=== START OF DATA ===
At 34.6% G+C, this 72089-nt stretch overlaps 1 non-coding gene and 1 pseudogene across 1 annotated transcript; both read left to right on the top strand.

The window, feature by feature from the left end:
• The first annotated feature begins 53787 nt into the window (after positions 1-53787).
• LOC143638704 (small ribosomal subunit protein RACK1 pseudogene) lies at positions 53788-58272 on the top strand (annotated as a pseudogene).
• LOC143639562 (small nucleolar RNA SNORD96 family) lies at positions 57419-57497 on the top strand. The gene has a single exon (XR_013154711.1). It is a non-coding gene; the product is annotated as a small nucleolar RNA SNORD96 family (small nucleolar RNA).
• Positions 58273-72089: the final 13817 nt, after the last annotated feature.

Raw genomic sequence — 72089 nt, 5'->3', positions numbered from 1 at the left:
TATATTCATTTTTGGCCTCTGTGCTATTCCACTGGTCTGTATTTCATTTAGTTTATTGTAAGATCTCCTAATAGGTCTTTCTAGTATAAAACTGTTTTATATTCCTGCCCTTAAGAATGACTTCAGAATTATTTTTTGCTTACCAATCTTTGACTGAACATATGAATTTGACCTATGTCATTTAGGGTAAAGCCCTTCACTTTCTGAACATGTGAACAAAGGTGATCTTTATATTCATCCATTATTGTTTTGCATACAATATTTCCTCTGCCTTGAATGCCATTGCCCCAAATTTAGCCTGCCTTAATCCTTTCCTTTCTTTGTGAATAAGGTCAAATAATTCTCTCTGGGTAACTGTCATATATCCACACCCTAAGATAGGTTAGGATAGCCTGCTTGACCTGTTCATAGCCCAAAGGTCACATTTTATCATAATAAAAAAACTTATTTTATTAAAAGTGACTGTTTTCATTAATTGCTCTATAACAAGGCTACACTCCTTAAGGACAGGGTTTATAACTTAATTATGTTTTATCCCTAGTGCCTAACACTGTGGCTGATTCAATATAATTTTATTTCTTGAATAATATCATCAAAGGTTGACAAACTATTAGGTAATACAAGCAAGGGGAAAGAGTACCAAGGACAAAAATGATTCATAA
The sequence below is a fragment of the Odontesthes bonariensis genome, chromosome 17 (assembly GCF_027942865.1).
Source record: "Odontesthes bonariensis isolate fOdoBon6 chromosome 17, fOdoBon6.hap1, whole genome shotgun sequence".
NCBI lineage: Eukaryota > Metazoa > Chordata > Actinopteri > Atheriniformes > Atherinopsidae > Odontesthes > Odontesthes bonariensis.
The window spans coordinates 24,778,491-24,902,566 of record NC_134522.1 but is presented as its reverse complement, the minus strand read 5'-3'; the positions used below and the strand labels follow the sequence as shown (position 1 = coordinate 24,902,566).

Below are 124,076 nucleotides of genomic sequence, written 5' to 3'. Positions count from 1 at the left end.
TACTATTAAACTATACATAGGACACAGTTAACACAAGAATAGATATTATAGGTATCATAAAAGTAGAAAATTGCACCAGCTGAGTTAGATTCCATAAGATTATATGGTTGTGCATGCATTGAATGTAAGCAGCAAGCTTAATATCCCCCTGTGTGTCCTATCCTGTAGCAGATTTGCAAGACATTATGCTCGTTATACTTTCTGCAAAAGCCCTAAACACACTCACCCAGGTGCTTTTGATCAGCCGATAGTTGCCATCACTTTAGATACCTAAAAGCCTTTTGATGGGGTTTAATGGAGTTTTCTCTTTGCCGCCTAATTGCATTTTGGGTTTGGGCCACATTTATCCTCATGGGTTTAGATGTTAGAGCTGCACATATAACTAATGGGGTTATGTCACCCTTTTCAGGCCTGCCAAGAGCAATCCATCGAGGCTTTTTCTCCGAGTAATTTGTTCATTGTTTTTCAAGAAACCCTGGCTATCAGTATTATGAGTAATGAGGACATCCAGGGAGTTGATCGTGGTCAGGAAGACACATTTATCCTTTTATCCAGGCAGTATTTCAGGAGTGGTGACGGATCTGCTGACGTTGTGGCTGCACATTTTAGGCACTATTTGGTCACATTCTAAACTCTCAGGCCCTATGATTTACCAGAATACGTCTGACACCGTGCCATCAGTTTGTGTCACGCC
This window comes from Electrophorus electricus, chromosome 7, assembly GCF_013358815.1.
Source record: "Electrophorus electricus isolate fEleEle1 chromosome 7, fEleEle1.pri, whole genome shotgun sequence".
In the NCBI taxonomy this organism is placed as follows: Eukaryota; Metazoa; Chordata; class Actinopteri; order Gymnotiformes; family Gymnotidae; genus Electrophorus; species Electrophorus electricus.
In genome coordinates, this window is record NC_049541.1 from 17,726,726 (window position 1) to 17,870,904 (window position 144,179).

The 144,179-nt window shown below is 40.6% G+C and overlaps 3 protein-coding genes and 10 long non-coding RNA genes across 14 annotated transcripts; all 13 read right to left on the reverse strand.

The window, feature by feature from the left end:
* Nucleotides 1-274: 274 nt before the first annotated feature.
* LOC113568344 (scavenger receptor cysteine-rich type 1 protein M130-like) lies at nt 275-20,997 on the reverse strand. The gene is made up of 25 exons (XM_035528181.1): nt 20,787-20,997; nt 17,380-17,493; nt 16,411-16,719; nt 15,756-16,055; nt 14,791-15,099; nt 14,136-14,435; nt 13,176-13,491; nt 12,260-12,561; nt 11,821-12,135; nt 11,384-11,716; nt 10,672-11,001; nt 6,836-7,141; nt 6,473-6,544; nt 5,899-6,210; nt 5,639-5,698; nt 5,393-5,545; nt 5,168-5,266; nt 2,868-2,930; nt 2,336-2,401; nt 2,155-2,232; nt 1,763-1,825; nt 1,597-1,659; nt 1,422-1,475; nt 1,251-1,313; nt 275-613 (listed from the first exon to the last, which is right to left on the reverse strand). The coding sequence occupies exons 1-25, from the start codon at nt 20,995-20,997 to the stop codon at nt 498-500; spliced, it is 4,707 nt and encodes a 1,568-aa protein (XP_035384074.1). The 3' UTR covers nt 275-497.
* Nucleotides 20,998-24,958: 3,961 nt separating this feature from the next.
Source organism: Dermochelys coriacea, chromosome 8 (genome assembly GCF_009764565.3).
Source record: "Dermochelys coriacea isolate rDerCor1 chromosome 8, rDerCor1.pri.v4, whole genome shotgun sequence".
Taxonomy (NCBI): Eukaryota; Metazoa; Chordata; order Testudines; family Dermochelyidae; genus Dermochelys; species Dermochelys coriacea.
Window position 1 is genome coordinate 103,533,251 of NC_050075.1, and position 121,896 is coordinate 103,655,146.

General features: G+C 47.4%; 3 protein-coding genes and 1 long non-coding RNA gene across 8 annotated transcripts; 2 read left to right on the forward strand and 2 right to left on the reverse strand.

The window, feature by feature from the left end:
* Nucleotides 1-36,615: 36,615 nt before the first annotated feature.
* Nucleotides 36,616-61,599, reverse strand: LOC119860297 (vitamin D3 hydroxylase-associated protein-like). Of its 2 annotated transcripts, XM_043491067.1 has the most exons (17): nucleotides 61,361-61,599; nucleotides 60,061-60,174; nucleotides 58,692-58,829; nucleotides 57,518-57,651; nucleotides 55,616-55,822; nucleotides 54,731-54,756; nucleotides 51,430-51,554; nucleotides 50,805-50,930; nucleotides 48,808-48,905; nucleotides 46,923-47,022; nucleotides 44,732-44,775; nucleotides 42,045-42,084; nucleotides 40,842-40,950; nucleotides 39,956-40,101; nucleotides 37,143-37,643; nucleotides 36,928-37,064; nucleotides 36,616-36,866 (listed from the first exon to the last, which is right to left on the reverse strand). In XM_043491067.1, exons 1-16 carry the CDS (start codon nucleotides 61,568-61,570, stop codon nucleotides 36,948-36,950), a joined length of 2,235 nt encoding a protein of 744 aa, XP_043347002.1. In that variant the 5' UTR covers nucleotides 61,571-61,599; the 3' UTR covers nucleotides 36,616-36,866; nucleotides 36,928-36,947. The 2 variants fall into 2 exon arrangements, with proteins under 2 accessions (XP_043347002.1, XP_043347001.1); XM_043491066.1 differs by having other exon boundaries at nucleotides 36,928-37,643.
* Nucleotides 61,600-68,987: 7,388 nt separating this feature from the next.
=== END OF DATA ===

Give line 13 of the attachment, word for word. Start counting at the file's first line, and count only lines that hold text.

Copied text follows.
Below are 124,076 nucleotides of genomic sequence, written 5' to 3'. Positions count from 1 at the left end.